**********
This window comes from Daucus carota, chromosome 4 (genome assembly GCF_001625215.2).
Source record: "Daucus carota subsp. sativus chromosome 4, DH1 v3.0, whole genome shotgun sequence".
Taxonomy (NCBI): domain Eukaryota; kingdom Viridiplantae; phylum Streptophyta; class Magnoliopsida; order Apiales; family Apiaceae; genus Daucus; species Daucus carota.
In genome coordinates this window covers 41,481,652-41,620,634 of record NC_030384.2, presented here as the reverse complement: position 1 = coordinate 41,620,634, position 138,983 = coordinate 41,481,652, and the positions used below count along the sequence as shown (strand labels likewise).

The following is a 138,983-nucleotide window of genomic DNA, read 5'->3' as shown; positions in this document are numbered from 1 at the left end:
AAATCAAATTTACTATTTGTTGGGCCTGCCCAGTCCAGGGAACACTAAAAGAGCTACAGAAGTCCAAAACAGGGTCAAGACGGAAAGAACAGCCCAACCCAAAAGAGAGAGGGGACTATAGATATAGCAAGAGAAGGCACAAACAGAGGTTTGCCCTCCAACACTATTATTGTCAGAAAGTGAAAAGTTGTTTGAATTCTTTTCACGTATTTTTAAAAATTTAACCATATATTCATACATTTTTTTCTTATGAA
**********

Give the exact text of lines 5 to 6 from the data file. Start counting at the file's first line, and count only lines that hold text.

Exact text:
The following is a 138,983-nucleotide window of genomic DNA, read 5'->3' as shown; positions in this document are numbered from 1 at the left end:
AAATCAAATTTACTATTTGTTGGGCCTGCCCAGTCCAGGGAACACTAAAAGAGCTACAGAAGTCCAAAACAGGGTCAAGACGGAAAGAACAGCCCAACCCAAAAGAGAGAGGGGACTATAGATATAGCAAGAGAAGGCACAAACAGAGGTTTGCCCTCCAACACTATTATTGTCAGAAAGTGAAAAGTTGTTTGAATTCTTTTCACGTATTTTTAAAAATTTAACCATATATTCATACATTTTTTTCTTATGAA